Aircraft By Type


Aircraft Make & Model:
Boeing 717-200
110,000 lbs. (49, 895 kg)
1,510 miles (2,430 km)
504 mph (811 km/h)
110 passengers (12 First, 15 Economy Comfort, 83 Economy)
120 ft. (36.58 meters)
93 ft., 4 in. (28.46 meters)
29 ft., 1 in. (8.86 meters)
2 Rolls Royce BR715 turbofans
HP or Thrust:
18,500 to 21,000 lbs.
No. flown by DL:
88 delivered through 2015 (ex-AirTran)
First Delivery:
N935AT officially changed ownership, October 7, 2013; flown home to Atlanta, October 10.
First Scheduled Service:
October 25, 2013
Reason Aquired:
To replace many 50-seat regional jets and Douglas DC-9-50s.
Last Retirement:
Reason Disposed:

Narrative:  Boeing 717 2013-present

Narrowbody, single-aisle jet created for the short-haul, high-frequency 100-passenger airline market. Third-generation descendant of the Douglas DC-9, originally designed by McDonnell Douglas and designated the MD-95 prior to McDonnell Douglas' merger with Boeing in 1997. Boeing produced 156 717s from 1998 to 2006.

The 717's arrival made Delta the only airline to operate all major variations of the DC-9 simultaneously: DC-9, MD-88, MD-90 and Boeing 717. 

"Adding the Boeing 717 to our fleet will give customers, particularly business travelers, more mainline aircraft service that features their preferred amenities. The 717s also provide Delta with a significant improvement in economic efficiency relative to the aircraft they are replacing."  Delta CEO Richard Anderson, 2012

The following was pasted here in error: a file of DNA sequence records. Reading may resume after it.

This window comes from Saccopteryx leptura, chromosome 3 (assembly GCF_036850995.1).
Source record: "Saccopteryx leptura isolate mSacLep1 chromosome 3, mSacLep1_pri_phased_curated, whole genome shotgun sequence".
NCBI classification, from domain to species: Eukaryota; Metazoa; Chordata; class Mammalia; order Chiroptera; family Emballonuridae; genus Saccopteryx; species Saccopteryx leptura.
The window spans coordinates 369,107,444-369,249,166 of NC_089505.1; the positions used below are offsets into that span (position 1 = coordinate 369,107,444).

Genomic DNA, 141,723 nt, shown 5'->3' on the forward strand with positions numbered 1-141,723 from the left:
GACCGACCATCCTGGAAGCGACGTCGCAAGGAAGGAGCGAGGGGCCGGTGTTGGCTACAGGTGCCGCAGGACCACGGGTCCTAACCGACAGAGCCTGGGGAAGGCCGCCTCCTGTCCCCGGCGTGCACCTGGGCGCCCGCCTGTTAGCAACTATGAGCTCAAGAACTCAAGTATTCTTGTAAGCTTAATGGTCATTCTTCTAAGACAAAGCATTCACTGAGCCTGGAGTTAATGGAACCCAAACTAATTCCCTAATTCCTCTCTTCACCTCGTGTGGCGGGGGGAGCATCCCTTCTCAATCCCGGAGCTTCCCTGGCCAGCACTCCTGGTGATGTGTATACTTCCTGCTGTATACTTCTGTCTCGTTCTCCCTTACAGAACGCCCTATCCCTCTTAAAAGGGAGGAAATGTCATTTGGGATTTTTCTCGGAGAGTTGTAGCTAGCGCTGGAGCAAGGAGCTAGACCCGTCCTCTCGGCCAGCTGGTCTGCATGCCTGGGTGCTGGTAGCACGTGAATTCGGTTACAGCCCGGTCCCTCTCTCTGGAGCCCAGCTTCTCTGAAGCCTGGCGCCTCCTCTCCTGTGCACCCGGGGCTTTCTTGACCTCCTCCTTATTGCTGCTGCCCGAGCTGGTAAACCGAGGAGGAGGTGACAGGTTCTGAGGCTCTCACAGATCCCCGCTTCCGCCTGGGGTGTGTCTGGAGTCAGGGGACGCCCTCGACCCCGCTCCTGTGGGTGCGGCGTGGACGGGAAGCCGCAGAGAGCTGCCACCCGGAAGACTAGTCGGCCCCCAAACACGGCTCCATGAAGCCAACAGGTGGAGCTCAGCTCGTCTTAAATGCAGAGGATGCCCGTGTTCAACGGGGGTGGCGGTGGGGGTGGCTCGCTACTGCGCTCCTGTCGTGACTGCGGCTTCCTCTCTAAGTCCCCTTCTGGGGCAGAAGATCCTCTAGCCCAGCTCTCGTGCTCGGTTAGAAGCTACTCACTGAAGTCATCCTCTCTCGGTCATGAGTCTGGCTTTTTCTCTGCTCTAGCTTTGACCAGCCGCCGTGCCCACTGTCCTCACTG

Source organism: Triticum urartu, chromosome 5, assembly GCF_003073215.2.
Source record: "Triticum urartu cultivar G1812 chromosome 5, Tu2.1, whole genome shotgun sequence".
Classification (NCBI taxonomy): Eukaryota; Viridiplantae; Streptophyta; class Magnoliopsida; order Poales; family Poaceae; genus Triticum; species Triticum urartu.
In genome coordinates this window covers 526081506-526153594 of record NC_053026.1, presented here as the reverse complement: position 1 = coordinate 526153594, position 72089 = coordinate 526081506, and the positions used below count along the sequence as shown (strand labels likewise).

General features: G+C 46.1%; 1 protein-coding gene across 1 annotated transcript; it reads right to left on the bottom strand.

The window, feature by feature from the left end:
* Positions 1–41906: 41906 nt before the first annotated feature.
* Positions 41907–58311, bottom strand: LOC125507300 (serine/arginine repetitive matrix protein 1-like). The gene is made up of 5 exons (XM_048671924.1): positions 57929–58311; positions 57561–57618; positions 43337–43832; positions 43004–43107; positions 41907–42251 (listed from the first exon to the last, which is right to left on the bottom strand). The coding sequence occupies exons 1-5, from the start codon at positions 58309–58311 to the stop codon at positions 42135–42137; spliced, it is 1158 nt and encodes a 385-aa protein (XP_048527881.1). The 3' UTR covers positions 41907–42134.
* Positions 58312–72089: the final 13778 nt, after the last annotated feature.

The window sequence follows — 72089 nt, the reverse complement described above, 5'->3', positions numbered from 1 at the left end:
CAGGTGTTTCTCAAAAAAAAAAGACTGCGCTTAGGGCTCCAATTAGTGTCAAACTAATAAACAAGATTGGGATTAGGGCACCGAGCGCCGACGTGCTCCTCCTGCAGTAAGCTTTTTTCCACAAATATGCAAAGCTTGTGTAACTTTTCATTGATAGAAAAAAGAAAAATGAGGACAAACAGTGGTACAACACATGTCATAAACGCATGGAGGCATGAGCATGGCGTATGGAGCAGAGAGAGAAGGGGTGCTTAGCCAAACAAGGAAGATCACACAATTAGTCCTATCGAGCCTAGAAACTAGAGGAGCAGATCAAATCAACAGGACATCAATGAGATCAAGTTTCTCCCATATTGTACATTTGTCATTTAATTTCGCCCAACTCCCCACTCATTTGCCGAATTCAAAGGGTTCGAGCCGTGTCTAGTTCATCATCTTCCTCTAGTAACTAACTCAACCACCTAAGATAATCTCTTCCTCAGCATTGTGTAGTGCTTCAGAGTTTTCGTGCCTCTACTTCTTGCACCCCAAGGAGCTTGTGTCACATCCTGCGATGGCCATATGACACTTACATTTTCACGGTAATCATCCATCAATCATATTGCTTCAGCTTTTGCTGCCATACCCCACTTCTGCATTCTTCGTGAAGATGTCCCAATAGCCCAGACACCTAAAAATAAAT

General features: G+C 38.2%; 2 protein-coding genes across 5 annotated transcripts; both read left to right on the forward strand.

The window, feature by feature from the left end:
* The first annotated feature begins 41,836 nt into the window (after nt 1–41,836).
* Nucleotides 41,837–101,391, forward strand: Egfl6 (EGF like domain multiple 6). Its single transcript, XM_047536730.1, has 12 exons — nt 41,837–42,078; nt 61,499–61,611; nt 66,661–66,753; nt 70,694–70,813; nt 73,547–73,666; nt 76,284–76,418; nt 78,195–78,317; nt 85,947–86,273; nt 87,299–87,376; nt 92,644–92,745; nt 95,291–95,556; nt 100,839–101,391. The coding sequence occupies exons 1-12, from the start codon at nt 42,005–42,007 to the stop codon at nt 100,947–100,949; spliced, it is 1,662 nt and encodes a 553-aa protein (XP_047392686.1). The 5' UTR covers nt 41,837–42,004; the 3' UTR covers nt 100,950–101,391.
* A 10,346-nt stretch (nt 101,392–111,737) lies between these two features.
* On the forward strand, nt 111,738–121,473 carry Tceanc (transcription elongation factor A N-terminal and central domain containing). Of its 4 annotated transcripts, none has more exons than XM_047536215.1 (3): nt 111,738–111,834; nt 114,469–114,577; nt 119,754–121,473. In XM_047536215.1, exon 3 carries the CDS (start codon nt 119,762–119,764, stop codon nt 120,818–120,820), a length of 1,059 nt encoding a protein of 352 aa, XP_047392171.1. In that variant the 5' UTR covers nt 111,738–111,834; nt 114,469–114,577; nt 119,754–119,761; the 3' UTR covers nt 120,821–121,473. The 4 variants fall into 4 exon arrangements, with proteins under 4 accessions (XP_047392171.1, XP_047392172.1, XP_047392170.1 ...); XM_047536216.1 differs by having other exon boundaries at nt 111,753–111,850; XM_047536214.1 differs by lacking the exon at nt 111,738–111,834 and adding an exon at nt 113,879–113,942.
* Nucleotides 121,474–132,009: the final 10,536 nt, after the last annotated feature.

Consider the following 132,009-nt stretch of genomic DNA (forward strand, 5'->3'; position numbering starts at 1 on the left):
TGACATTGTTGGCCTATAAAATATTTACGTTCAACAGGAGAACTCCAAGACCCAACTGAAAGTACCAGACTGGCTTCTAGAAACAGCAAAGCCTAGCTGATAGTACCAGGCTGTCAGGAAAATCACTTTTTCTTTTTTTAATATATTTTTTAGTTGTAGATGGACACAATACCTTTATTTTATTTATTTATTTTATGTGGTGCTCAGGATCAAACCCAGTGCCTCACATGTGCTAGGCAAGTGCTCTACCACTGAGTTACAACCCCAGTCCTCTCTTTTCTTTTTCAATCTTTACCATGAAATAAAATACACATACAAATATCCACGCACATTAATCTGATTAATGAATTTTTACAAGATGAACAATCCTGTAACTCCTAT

The Boeing 717 primarily replaces small 50-seat regional jets, providing a better flying experience for Delta customers with First Class cabins, in-flight Wi-Fi, larger overhead bins and popular Economy Comfort seats.

Replacing smaller, costly aircraft with larger, more efficient mainline planes also makes good business sense to Delta. Flying one large airplane in place of two smaller ones requires less fuel, lowers ownership cost and is more environmentally friendly. 

Delta Service
In 2012, Delta secured arrangements to acquire all 88 of AirTran's Boeing 717 jets. AirTran had merged with Southwest, and Southwest decided not to integrate the 717 into its all-Boeing 737 fleet.

Before delivery to Delta, Southwest modifies each 717 to convert the planes to Delta standard, including removal of seven seats from AirTran's 117-seat configuration. 

On October 25, 2013, Delta's first 717, N935AT, flew Atlanta to Newark, New Jersey. Service expanded from Atlanta to Little Rock, Arkansas, and Cleveland, Ohio, in November.

More Information

  • Delta.com: 717 seat map
  • Delta Blog: "Boeing 717s are Coming Soon"
  • Delta.com: News release, "Delta to Add Boeing 717 Fleet, Replacing Small Jets," July 9, 2012
  • Boeing.com: 717 manufacturing history and specifications
  • boeing_717_interior_2013
  • 717-DC9-MD88-MD90_t-tail_shoot_2013
  • boeing_717_take-off_013
  • boeing_717_N935AT_KATL_24OCT 2013_1600NW
  • Delta B-717-200 First Delivery 10/10/2013